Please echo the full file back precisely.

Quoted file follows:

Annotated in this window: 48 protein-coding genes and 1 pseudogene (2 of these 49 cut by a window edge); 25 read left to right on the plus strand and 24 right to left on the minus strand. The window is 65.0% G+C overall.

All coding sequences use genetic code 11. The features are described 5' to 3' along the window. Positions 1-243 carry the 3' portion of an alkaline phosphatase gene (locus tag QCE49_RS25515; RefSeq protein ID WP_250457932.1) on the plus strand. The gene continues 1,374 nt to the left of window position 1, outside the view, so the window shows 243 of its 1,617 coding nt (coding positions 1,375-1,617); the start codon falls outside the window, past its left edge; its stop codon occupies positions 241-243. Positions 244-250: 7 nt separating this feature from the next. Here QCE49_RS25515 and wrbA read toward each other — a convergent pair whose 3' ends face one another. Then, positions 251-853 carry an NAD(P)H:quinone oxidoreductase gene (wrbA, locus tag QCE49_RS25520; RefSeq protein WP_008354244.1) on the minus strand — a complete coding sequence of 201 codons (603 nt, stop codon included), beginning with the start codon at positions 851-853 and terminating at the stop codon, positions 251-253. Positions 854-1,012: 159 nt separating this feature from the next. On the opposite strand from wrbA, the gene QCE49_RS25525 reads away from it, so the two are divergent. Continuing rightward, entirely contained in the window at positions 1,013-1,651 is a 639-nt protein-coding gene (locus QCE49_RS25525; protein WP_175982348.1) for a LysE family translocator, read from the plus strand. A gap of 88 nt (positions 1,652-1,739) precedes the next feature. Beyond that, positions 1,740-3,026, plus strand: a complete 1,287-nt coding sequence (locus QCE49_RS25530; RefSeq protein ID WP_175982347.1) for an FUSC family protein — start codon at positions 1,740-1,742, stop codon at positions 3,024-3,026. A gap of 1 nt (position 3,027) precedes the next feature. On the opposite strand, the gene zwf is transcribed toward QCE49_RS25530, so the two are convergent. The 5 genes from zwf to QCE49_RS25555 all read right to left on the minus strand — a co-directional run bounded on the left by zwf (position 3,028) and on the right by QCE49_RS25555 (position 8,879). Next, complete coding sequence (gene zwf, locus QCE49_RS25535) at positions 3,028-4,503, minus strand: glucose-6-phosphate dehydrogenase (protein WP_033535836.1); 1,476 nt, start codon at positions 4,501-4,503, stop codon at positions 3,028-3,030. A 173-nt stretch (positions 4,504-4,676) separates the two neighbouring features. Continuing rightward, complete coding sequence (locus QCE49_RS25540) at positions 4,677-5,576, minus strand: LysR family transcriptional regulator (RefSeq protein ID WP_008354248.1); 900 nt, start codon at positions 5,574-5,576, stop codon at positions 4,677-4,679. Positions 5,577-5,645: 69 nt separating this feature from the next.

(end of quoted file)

Annotated in this window: 48 protein-coding genes and 1 pseudogene (2 of these 49 cut by a window edge); 25 read left to right on the plus strand and 24 right to left on the minus strand. The window is 65.0% G+C overall.

All coding sequences use genetic code 11. The features are described 5' to 3' along the window. Positions 1-243 carry the 3' portion of an alkaline phosphatase gene (locus tag QCE49_RS25515; RefSeq protein ID WP_250457932.1) on the plus strand. The gene continues 1,374 nt to the left of window position 1, outside the view, so the window shows 243 of its 1,617 coding nt (coding positions 1,375-1,617); the start codon falls outside the window, past its left edge; its stop codon occupies positions 241-243. Positions 244-250: 7 nt separating this feature from the next. Here QCE49_RS25515 and wrbA read toward each other — a convergent pair whose 3' ends face one another. Then, positions 251-853 carry an NAD(P)H:quinone oxidoreductase gene (wrbA, locus tag QCE49_RS25520; RefSeq protein WP_008354244.1) on the minus strand — a complete coding sequence of 201 codons (603 nt, stop codon included), beginning with the start codon at positions 851-853 and terminating at the stop codon, positions 251-253. Positions 854-1,012: 159 nt separating this feature from the next. On the opposite strand from wrbA, the gene QCE49_RS25525 reads away from it, so the two are divergent. Continuing rightward, entirely contained in the window at positions 1,013-1,651 is a 639-nt protein-coding gene (locus QCE49_RS25525; protein WP_175982348.1) for a LysE family translocator, read from the plus strand. A gap of 88 nt (positions 1,652-1,739) precedes the next feature. Beyond that, positions 1,740-3,026, plus strand: a complete 1,287-nt coding sequence (locus QCE49_RS25530; RefSeq protein ID WP_175982347.1) for an FUSC family protein — start codon at positions 1,740-1,742, stop codon at positions 3,024-3,026. A gap of 1 nt (position 3,027) precedes the next feature. On the opposite strand, the gene zwf is transcribed toward QCE49_RS25530, so the two are convergent. The 5 genes from zwf to QCE49_RS25555 all read right to left on the minus strand — a co-directional run bounded on the left by zwf (position 3,028) and on the right by QCE49_RS25555 (position 8,879). Next, complete coding sequence (gene zwf, locus QCE49_RS25535) at positions 3,028-4,503, minus strand: glucose-6-phosphate dehydrogenase (protein WP_033535836.1); 1,476 nt, start codon at positions 4,501-4,503, stop codon at positions 3,028-3,030. A 173-nt stretch (positions 4,504-4,676) separates the two neighbouring features. Continuing rightward, complete coding sequence (locus QCE49_RS25540) at positions 4,677-5,576, minus strand: LysR family transcriptional regulator (RefSeq protein ID WP_008354248.1); 900 nt, start codon at positions 5,574-5,576, stop codon at positions 4,677-4,679. Positions 5,577-5,645: 69 nt separating this feature from the next.